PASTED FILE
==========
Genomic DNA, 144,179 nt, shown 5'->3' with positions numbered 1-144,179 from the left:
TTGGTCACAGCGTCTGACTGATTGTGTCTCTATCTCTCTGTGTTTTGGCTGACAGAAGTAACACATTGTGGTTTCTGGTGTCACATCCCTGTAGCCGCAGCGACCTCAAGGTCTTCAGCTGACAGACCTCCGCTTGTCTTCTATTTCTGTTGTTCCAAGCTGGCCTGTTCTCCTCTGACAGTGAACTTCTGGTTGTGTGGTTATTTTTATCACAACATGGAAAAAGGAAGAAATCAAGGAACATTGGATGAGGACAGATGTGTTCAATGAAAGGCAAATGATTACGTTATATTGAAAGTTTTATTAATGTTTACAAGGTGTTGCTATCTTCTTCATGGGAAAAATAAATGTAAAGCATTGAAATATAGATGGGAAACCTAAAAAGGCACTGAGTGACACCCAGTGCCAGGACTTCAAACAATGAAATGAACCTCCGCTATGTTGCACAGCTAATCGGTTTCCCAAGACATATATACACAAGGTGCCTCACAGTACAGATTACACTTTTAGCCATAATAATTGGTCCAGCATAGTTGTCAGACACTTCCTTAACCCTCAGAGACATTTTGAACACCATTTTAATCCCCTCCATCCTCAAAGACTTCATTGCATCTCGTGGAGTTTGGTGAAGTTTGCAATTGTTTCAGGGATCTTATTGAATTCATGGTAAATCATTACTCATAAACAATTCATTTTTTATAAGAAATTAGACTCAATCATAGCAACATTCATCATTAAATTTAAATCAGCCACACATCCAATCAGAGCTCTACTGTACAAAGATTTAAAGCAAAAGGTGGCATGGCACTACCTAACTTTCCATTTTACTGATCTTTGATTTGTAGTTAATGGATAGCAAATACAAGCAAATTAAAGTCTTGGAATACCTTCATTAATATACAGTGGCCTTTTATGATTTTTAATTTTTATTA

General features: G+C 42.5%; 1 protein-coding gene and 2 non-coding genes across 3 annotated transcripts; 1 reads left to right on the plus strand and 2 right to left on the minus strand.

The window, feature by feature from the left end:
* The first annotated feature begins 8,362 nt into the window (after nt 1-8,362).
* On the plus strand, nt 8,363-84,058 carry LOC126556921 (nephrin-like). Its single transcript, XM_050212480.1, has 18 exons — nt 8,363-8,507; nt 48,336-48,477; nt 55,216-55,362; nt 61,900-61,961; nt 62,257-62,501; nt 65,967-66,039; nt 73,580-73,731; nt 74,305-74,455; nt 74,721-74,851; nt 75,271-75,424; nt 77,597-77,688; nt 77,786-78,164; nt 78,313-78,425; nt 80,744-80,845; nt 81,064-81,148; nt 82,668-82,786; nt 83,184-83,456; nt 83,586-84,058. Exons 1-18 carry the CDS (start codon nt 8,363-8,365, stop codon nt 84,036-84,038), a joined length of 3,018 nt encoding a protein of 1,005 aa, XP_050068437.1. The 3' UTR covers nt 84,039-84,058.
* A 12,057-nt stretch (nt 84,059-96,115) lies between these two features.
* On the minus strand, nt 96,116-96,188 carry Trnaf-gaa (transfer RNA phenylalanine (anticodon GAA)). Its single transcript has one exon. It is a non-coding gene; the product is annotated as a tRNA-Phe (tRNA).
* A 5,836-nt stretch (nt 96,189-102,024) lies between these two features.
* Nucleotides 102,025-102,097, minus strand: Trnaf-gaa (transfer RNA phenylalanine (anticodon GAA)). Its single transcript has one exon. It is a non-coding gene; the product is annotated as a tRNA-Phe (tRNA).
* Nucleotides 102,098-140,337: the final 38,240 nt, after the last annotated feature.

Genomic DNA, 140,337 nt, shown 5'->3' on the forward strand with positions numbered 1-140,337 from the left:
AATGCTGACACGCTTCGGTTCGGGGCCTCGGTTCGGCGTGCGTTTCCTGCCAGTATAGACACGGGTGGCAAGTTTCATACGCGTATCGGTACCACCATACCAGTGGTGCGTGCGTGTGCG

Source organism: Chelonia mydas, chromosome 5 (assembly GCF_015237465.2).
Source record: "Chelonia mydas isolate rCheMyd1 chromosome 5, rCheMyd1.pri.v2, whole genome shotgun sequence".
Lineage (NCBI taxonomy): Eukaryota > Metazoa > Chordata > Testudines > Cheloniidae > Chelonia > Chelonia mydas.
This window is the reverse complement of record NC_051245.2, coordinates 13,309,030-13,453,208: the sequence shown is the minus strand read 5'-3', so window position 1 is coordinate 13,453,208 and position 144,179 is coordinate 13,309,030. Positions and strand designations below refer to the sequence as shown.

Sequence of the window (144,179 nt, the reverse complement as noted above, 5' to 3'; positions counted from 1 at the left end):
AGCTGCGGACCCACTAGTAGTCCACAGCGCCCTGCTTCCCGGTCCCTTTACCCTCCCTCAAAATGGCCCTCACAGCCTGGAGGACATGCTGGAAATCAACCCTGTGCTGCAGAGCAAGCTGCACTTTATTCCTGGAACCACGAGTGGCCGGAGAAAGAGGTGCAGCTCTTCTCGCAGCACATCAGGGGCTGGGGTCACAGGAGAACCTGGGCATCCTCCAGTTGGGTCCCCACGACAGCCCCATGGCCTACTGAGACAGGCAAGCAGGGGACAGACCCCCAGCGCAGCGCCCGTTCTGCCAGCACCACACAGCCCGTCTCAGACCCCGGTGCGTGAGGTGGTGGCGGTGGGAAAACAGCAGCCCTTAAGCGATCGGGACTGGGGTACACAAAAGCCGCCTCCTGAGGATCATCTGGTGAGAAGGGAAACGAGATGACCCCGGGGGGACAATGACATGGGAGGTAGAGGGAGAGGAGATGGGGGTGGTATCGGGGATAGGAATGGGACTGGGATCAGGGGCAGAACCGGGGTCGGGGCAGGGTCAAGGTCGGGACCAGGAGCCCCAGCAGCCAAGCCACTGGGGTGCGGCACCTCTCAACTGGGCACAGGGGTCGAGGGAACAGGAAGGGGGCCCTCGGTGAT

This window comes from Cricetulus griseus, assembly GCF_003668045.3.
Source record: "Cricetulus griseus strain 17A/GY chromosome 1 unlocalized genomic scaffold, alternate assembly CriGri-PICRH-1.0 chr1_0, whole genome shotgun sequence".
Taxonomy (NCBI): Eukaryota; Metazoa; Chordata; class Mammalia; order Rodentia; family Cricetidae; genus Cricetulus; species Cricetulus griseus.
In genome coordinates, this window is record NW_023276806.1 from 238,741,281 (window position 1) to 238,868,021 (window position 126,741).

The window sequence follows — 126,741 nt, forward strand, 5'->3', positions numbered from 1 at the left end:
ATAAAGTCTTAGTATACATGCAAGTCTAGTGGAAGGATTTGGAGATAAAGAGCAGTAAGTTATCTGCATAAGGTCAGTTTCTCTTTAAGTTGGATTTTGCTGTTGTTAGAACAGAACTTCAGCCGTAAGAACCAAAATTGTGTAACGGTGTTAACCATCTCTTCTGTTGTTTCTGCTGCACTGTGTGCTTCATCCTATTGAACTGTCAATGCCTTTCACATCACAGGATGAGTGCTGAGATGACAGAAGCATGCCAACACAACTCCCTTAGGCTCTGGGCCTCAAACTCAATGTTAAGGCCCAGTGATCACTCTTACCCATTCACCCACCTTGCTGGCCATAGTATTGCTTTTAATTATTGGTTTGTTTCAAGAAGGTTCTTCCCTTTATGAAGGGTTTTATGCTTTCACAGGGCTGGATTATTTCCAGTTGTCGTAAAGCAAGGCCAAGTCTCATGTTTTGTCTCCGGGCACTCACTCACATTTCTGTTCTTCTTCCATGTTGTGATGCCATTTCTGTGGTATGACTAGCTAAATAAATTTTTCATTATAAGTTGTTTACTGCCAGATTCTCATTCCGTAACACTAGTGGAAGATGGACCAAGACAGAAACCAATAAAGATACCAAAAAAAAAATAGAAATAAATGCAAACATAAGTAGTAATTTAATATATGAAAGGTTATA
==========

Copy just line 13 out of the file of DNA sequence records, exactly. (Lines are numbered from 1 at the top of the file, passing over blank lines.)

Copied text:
AATGCTGACACGCTTCGGTTCGGGGCCTCGGTTCGGCGTGCGTTTCCTGCCAGTATAGACACGGGTGGCAAGTTTCATACGCGTATCGGTACCACCATACCAGTGGTGCGTGCGTGTGCG